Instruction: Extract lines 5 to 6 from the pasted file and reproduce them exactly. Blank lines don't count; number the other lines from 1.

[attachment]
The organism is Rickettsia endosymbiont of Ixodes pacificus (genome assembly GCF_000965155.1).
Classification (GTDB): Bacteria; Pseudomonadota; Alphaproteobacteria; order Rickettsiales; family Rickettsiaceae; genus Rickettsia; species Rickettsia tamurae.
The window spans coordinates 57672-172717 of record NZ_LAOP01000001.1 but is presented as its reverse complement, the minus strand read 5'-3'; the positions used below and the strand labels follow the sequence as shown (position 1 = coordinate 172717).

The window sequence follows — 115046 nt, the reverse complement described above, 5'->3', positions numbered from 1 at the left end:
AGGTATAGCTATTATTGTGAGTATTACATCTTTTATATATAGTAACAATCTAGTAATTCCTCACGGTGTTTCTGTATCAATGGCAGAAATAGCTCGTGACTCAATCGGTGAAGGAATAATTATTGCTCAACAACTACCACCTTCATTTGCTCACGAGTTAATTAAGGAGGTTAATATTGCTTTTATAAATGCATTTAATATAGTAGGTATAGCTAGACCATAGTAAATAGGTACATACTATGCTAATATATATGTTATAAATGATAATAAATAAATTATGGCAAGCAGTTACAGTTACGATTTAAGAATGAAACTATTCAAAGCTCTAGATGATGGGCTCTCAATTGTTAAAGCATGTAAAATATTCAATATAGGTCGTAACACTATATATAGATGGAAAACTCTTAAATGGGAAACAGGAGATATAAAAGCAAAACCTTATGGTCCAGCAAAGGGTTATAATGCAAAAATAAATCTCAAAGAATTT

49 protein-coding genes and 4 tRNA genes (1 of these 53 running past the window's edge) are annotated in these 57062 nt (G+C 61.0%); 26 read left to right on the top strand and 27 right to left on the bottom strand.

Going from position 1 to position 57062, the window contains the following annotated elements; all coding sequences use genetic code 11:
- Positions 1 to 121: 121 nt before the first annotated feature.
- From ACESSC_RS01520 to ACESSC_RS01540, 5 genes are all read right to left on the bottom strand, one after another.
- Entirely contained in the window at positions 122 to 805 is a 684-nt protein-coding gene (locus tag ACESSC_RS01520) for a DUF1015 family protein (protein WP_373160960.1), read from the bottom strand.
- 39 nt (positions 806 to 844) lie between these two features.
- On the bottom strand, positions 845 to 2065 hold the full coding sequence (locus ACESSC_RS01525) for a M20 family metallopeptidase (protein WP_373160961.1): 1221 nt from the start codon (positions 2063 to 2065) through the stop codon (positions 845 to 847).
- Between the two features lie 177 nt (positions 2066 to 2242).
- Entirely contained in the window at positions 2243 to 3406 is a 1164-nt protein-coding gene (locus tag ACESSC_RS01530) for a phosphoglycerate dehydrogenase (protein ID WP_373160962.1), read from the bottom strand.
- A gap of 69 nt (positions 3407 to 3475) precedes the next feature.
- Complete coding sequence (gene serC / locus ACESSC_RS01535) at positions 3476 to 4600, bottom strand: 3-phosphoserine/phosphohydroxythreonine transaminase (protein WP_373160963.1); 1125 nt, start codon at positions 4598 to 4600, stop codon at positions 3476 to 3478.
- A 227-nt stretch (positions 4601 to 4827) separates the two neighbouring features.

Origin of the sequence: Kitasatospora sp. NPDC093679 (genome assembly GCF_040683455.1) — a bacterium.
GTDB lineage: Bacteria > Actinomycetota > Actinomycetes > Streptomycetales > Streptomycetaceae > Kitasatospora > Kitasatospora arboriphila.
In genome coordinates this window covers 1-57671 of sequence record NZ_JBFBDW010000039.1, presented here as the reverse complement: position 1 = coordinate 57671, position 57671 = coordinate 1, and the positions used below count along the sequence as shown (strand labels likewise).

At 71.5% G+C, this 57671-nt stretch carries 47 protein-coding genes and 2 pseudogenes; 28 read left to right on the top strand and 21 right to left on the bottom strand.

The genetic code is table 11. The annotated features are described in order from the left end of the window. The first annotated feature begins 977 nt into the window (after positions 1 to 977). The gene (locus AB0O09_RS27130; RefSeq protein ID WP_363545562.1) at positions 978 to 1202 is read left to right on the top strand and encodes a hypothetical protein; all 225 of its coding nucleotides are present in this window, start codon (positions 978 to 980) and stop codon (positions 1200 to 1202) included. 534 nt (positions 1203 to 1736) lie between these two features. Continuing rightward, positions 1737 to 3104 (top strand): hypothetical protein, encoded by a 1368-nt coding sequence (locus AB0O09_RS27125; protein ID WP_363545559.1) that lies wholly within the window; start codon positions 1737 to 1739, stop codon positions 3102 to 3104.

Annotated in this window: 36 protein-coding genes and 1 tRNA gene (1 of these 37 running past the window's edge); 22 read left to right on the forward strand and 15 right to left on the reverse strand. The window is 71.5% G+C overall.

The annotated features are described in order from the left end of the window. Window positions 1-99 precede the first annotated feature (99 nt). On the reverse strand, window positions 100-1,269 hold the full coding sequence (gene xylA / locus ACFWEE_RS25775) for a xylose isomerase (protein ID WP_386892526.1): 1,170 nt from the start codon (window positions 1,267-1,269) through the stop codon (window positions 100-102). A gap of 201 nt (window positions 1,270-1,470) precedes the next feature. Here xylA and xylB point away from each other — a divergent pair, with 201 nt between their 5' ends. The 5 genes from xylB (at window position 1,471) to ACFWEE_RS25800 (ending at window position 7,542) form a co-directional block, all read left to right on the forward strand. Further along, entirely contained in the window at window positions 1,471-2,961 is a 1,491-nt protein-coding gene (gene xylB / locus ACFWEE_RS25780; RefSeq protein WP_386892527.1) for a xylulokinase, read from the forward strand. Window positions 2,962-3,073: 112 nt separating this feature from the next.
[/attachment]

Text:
AGGTATAGCTATTATTGTGAGTATTACATCTTTTATATATAGTAACAATCTAGTAATTCCTCACGGTGTTTCTGTATCAATGGCAGAAATAGCTCGTGACTCAATCGGTGAAGGAATAATTATTGCTCAACAACTACCACCTTCATTTGCTCACGAGTTAATTAAGGAGGTTAATATTGCTTTTATAAATGCATTTAATATAGTAGGTATAGCTAGACCATAGTAAATAGGTACATACTATGCTAATATATATGTTATAAATGATAATAAATAAATTATGGCAAGCAGTTACAGTTACGATTTAAGAATGAAACTATTCAAAGCTCTAGATGATGGGCTCTCAATTGTTAAAGCATGTAAAATATTCAATATAGGTCGTAACACTATATATAGATGGAAAACTCTTAAATGGGAAACAGGAGATATAAAAGCAAAACCTTATGGTCCAGCAAAGGGTTATAATGCAAAAATAAATCTCAAAGAATTT

49 protein-coding genes and 4 tRNA genes (1 of these 53 running past the window's edge) are annotated in these 57062 nt (G+C 61.0%); 26 read left to right on the top strand and 27 right to left on the bottom strand.